Former Chilean president says political leaders need to figure out how to make trade fair
Globalization is under fire in some developed economies. But in parts of the Americas voters are embracing leaders looking to deepen integration and trade. Bloomberg Benchmark will publish a series of conversations with regional thought-leaders on the topic of globalization. We start with Ricardo Lagos, the first left-leaning president of Chile to be elected after military dictator Augusto Pinochet left office in 1990. Bloomberg’s David Biller conducted the interview, which has been condensed.
What is the greatest challenge for leaders in Latin America and Chile promoting free trade now?
Globalization is here to stay and will be the 21st century reality, but doesn’t benefit every sector equally. As such, globalization has to have certain rules on an international level, but also globalization obliges every country in particular to ensure benefits reach all.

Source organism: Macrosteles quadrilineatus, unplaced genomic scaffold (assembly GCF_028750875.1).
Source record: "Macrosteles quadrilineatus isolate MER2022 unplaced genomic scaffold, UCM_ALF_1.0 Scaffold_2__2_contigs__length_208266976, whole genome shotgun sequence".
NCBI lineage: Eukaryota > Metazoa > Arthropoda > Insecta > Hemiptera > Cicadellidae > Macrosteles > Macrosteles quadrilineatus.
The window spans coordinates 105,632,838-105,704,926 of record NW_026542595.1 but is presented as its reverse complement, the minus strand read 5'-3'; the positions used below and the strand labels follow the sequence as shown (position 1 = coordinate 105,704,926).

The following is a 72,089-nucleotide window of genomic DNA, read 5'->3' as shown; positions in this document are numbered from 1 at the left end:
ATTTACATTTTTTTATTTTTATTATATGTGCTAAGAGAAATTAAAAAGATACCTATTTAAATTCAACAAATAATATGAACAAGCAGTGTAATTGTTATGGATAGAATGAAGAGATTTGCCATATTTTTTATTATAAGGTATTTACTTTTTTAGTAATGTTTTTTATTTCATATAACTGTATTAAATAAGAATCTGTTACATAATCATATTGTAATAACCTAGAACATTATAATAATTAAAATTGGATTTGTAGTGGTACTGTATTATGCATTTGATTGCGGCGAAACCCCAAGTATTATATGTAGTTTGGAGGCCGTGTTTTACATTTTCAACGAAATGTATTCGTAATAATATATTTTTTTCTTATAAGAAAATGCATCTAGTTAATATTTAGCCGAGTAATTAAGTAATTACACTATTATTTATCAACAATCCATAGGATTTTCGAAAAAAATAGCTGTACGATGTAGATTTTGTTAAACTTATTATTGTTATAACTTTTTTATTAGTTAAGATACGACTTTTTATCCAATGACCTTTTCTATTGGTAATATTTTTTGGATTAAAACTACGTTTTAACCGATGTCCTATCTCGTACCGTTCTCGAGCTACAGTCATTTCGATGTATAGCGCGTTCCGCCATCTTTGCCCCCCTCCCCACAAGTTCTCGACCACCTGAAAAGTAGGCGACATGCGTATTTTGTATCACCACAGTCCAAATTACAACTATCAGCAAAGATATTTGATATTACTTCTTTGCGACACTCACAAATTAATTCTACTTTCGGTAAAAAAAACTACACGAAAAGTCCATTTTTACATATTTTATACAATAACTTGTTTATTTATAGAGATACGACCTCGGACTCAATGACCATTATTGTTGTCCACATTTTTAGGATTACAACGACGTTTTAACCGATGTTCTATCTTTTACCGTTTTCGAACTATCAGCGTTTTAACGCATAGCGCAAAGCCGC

You are from the PPD party, which came from the Socialist party, but you signed several free trade agreements during your presidency. Why is it that Chile has such a fundamentally different view towards globalization than the rest of the region? Is that a product of the nation’s size?
I’ll refer to a phrase of Mandela, who said globalization is like winter. We know it’s coming. What you have to do is prepare and have dry firewood and also shelter. Facing this phenomenon, there are many different reactions, just as every trade agreement negotiation is different. If you’re a big country, like Brazil, you defend the big internal market you have. When you’re a small country like Chile, what we have to defend is very small. So it isn’t true that one size fits all. It depends on every country. Chile decided to open itself to the world.